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  3. Oh good maybe this will keep stocks cheap while I buy them. #collectthosedivs
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  4. Seems like the time to do it :p
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  5. To be honest, I think everyone is going a bit over the top. Most other countries in the world work perfectly fine without the EU.

    The economy going into turmoil is just reactionary because no one really knows what will happen. I was talking to someone today who thinks it'll recover pretty quickly. All the leave people will be happy and so they'll go buy stuff, while all the remain people will panic buy stuff. Lots of people buying stuff is good for the economy.

    It my opinion it'll all work out soon. The faster you get Boris Johnson or whoever in who is really motivated to do this the better it'll turn out.
  6. My main panic is with free movement. That's immensely useful and as someone who doesn't want to live here (now that the Conservatives are not constrained by EU law, they could go immensely volatile, and that's the straw breaking the camel's back on my 'should I stay or should I go' dilemma I've had for the past year or two), I need it. Boris, I don't think, would ever allow that. Besides, nobody wants him as Prime Minister anyway. He's an idiot, and I don't mean because I disagree with him, I just mean he's genuinely brain-dead. If his assumption of the title of PM is decided by the Conservatives and not through a General Election, there will be uproar. Sure, he can be funny through his idiocy, but that is not somebody we want as PM.

    I hated David's guts and I disagree with most of the things he's done, but I can't be happy about him resigning. It just leaves the door open for the right wingers to assume power, and then we have some real problems.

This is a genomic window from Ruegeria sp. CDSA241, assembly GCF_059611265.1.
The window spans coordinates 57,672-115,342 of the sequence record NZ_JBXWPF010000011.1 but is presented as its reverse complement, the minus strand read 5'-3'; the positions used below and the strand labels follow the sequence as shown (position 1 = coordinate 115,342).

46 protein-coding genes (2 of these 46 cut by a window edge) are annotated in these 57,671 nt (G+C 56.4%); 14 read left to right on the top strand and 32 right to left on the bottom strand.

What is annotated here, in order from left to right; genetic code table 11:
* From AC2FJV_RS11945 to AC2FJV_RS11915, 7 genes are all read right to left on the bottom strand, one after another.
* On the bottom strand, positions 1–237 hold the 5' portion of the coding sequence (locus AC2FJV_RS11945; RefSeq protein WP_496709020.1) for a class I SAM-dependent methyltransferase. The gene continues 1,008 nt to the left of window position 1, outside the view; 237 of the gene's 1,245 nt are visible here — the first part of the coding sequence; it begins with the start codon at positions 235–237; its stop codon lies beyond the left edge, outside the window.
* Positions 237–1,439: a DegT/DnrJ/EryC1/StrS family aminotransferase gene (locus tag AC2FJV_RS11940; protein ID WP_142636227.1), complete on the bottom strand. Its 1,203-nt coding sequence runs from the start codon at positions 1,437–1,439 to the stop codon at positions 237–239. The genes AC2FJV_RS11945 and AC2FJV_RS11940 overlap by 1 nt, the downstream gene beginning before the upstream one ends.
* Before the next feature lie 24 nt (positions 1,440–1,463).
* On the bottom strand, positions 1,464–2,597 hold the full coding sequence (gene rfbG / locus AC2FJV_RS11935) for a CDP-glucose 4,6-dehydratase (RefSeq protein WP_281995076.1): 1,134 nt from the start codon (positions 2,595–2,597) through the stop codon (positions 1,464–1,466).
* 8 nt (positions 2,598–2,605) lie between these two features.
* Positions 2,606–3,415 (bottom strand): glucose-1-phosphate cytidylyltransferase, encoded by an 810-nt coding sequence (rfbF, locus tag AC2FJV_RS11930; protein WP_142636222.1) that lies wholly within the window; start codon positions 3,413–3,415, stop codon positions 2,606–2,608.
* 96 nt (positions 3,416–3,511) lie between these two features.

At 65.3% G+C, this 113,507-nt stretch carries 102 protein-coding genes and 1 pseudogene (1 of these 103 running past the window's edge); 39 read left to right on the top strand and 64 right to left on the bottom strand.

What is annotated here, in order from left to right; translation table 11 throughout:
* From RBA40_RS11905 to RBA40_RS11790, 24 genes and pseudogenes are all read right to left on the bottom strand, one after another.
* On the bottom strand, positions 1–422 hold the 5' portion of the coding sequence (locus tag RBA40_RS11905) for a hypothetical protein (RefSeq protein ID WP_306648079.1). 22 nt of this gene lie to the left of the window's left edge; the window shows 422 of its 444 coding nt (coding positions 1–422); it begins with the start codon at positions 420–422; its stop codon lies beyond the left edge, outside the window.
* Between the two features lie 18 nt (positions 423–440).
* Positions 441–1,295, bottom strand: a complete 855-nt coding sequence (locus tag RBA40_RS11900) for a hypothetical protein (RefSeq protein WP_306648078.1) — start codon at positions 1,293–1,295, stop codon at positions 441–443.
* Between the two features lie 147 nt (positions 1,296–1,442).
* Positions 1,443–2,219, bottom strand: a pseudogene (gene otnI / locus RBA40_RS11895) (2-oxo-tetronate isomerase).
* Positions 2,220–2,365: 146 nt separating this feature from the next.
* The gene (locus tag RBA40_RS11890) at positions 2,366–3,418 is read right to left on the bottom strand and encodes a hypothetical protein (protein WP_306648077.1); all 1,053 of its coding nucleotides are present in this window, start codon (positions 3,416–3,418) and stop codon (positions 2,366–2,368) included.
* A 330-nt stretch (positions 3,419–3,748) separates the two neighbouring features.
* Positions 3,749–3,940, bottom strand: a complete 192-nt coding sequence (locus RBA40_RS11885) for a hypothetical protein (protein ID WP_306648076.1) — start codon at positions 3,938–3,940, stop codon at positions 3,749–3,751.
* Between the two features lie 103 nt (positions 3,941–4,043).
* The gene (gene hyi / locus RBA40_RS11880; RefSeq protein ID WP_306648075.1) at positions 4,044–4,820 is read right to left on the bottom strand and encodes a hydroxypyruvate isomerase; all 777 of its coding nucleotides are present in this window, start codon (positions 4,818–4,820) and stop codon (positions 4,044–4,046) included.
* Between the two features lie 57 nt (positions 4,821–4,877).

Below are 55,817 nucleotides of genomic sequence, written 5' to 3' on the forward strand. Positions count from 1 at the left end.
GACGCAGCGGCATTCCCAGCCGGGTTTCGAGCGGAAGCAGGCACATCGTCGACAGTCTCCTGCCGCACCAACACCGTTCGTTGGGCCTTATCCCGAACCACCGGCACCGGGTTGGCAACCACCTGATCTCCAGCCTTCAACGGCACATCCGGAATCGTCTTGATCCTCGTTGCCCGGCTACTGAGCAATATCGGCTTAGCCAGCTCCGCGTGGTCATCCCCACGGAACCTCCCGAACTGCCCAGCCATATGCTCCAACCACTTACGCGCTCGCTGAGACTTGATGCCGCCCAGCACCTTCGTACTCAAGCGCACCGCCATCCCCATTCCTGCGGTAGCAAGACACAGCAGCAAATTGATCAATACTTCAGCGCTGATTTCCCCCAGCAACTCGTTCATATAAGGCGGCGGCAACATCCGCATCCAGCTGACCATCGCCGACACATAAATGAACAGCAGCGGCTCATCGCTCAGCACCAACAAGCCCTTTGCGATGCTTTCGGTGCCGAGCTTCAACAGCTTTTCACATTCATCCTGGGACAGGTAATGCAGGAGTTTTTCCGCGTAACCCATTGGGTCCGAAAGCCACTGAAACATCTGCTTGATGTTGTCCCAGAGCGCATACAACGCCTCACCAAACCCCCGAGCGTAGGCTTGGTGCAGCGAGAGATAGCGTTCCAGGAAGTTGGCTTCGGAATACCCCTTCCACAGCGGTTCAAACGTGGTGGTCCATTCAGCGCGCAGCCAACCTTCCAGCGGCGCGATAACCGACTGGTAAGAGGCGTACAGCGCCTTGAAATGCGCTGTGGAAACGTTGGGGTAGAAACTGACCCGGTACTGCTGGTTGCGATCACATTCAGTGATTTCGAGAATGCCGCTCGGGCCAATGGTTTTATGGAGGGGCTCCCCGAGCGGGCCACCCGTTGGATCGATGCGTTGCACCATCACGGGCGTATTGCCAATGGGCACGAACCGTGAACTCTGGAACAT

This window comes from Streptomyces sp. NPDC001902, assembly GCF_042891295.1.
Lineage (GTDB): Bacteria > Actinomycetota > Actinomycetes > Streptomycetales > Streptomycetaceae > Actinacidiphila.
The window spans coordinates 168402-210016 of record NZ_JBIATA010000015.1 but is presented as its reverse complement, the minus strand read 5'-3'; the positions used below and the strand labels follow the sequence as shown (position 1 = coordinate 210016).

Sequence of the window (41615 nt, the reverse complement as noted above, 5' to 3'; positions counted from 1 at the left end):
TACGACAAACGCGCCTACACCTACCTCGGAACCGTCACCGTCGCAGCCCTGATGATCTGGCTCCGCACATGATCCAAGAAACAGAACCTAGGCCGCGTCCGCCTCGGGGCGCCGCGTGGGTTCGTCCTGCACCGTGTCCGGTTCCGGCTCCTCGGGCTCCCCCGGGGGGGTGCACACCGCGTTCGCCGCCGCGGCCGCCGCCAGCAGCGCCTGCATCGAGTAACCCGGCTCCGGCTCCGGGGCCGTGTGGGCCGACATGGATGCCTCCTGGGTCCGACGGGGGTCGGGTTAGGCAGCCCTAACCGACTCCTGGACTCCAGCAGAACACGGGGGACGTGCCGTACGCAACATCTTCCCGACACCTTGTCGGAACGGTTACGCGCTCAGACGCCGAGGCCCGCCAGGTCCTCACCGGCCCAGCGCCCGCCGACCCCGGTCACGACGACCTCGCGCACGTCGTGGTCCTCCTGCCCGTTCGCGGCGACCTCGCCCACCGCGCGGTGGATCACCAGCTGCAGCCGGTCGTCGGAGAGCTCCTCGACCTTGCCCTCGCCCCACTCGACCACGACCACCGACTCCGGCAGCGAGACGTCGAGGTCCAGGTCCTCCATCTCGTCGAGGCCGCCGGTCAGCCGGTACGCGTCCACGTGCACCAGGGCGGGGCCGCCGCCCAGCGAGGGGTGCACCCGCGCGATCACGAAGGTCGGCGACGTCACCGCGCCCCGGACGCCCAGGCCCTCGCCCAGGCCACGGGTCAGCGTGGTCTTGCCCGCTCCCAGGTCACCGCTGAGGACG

I feel that we should get a general election by October. I feel that Jeremy Corbyn is the better one to take us through leaving. He'll actually co-operate with the European Union and going to the left for the first years of being outside of the EU will be helpful. After that, I'm fine with moving back to the centre, or hell, even keeping Labour :p

    Anyway, 2AM. I'm tired. It's been a long 48 hours. I need to sleep properly and stop making political posts while I may as well be drunk :p
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  7. Can I just say, even in a general election, you're not picking the PM or even the government. You're voting for a local member who represents you best. They may happen to be from a certain political party. That party may end up having the majority of seats, giving them the right to create an executive. The leader of that aforementioned party just happens to become the prime minister.

    In a perfect world :p
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  8. Most people here vote for the party. I doubt more than 50% of us vote based on a local member lol, we vote based off who we want as PM :p

    For example: I'd vote for Jeremy Corbyn as Prime Minister. I would not vote for the Labour MP who represents me, as after having met the man, I think he's an utter pillock lol.
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  9. Welp. Some greedy Labour MPs are going through with the plan to end Jeremy Corbyn's time as Labour leader. He's announced he's going to fight any challenge to leadership for as long as he can.

    As an average person and not some gluttonous member of parliament, I'm going to join the side of Labour that fights for his premiership.
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  10. Just thought I'd outline the things I'm after now that the vote has been cast.

    Angela Merkel has told the EU to not be nasty to us also. Yay.
    A Labour MP is telling the government to disregard the referendum. Smart move, stupid thing to say. R.I.P his career.
    The Liberal Democrats have pledged to keep Britain in the European Union. I can't see them being listened to at all. If there's a near general election, they're campaigning on a promise to scrap Brexit.
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  11. ... I just realized, will brexit affect every country protected by the British Empire:eek:

    Rest In Peace, European Empire... Rest In Peace